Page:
KARACHI, April 7: In the history of art, painters have generally looked at the downtrodden segment of society with a profound sense of sympathy. This has often resulted in a lopsided view of their subject, and there is no harm in it. After all it is the underprivileged who do not usually have the rub of the green.
Faiza Khan is an Islamabad-based artist. An exhibition of her recent acrylic-on-canvas work began at the Fine Arts Gallery on Saturday. The exhibits on display reflect the artist’s feelings for those who live amongst us and can hardly fend for themselves, especially women and children.
The first thing that viewers notice is the use of readily identifiable figures (of women and children) complemented by strong colour schemes. The artist has used vivid colours and has not resorted to abstraction or over-symbolisation of the theme. She has kept it simple, perhaps too simple, to propagate her ideas. Though the eyes of the figures do not seem to be the artist’s focus of attention, one piece in the exhibition stands out because of the eyes of the two women in it.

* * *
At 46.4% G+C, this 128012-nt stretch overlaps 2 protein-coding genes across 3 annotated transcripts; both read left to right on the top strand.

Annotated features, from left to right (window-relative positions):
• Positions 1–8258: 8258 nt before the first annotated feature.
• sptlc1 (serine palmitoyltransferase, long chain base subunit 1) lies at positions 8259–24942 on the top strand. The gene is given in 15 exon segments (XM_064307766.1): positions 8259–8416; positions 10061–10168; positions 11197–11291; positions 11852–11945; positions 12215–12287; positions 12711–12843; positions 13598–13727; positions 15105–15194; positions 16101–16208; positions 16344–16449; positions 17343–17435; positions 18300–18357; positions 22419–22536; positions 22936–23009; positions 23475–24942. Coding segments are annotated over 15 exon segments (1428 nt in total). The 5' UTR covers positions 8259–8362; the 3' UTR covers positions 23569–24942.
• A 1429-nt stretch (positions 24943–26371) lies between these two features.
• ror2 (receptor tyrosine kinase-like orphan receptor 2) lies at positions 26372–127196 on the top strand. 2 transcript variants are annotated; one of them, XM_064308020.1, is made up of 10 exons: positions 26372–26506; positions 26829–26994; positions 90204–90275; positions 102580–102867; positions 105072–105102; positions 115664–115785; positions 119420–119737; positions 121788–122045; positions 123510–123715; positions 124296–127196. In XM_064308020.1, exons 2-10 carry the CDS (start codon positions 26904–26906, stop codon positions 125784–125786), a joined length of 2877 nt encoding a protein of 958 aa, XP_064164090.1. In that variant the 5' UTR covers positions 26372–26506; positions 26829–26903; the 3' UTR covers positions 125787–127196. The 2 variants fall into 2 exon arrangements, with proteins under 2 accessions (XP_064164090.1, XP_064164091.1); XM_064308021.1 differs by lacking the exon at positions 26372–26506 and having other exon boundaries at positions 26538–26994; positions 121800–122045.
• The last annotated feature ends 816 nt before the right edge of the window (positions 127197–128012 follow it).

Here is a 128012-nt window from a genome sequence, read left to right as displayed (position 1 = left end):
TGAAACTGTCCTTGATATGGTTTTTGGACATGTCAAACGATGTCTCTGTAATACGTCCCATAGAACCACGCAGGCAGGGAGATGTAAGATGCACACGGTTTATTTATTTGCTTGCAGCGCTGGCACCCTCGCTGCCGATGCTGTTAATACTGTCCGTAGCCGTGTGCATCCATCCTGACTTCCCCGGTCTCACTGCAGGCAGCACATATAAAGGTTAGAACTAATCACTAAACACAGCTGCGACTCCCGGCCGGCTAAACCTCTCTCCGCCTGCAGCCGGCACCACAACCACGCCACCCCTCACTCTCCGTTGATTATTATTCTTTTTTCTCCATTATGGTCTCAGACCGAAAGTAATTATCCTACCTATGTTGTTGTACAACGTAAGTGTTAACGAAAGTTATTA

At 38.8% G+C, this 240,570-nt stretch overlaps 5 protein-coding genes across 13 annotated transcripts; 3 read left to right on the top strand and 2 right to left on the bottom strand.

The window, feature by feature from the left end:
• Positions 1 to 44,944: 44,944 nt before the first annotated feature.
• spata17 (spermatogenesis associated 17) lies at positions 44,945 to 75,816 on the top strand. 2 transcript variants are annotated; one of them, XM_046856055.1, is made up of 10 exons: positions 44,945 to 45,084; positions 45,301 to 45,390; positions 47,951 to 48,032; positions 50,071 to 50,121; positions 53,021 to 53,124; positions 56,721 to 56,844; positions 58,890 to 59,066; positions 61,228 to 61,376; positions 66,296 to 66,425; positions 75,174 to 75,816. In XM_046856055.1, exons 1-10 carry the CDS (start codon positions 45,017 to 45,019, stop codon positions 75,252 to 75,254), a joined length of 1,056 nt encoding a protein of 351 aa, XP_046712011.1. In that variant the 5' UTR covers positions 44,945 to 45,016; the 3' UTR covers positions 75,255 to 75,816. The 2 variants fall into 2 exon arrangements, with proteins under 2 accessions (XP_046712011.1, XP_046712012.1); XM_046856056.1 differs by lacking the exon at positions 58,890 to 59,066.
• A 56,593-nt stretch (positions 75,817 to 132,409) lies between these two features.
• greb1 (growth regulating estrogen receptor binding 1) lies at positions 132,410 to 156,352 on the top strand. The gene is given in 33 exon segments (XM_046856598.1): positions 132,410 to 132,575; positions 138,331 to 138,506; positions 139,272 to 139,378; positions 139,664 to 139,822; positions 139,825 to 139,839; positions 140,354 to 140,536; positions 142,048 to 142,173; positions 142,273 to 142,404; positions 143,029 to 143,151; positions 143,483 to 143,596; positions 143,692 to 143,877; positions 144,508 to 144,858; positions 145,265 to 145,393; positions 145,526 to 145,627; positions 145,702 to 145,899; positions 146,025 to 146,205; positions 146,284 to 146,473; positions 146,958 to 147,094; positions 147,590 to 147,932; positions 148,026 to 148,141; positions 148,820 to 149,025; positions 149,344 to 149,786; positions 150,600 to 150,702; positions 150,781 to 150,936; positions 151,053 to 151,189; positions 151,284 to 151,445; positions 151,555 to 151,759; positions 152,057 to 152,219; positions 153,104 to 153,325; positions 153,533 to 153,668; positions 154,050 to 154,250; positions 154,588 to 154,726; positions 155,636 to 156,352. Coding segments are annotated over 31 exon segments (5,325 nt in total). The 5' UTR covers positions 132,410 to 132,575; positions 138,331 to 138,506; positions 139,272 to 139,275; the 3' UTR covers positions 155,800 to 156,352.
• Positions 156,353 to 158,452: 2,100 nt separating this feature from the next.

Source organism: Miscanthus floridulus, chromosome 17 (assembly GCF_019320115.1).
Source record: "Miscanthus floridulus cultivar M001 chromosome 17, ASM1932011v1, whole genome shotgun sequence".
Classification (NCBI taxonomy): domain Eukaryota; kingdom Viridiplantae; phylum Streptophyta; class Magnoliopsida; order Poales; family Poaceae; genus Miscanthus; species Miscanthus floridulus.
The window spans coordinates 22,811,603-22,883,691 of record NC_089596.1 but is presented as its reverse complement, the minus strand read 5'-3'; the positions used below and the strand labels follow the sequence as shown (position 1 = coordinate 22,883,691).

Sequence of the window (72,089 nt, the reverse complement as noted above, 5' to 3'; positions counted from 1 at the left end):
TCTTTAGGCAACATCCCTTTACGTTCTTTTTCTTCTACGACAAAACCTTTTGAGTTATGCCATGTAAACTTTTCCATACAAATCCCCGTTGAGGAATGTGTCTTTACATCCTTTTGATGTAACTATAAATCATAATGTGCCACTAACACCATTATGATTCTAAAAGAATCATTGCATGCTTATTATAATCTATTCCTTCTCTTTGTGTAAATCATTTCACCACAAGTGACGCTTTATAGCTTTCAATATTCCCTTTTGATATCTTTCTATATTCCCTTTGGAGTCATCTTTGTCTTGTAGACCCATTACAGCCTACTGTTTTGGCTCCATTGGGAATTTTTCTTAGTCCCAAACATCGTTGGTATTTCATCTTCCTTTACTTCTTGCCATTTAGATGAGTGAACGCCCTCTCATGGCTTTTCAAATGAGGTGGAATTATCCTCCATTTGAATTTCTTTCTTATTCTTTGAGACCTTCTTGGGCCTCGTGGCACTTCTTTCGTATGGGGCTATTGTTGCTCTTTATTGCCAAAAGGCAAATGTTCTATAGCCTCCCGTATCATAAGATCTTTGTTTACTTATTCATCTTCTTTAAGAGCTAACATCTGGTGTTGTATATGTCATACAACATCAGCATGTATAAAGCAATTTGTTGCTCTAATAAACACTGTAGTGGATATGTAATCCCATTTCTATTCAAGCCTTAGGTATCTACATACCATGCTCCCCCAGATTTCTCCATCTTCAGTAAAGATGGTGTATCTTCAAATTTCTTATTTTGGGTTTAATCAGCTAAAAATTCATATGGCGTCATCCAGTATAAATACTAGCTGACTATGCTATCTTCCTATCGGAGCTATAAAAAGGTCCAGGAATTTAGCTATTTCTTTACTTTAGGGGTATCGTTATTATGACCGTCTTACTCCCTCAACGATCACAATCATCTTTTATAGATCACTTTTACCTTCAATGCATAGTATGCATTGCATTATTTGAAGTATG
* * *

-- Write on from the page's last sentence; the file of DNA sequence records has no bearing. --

They (eyes) appear to be belying what they are going through. It is one way of showing the dilemma that human beings sometimes have to contend with. In her statement about the display, Faiza Khan says that when she sets out to paint, her artworks like a monologue, that is, there is no addressee while she is speaking. But once she completes the job the monologue turns into a dialogue which enlivens the whole effort. It is a creative approach to transferring one’s feelings and sentiments onto the canvas. However, what happens in between the period when the monologue is assuming the form of a dialogue is just as important, since it is in that phase artists get a sense of the purity of their intent born out of sentiments and feelings.
The exhibition will continue till April 14.